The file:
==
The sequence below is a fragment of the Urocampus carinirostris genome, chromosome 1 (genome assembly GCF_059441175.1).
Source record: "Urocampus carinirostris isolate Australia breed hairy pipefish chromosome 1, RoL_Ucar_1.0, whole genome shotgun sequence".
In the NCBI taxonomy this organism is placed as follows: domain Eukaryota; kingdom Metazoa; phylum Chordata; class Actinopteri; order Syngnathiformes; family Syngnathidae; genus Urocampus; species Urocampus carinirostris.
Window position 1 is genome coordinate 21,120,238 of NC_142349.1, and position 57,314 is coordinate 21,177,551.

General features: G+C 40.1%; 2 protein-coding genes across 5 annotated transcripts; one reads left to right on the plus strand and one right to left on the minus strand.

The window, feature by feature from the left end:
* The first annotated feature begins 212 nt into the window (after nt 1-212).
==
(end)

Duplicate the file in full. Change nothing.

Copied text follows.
The sequence below is a fragment of the Urocampus carinirostris genome, chromosome 1 (genome assembly GCF_059441175.1).
Source record: "Urocampus carinirostris isolate Australia breed hairy pipefish chromosome 1, RoL_Ucar_1.0, whole genome shotgun sequence".
In the NCBI taxonomy this organism is placed as follows: domain Eukaryota; kingdom Metazoa; phylum Chordata; class Actinopteri; order Syngnathiformes; family Syngnathidae; genus Urocampus; species Urocampus carinirostris.
Window position 1 is genome coordinate 21,120,238 of NC_142349.1, and position 57,314 is coordinate 21,177,551.

General features: G+C 40.1%; 2 protein-coding genes across 5 annotated transcripts; one reads left to right on the plus strand and one right to left on the minus strand.

The window, feature by feature from the left end:
* The first annotated feature begins 212 nt into the window (after nt 1-212).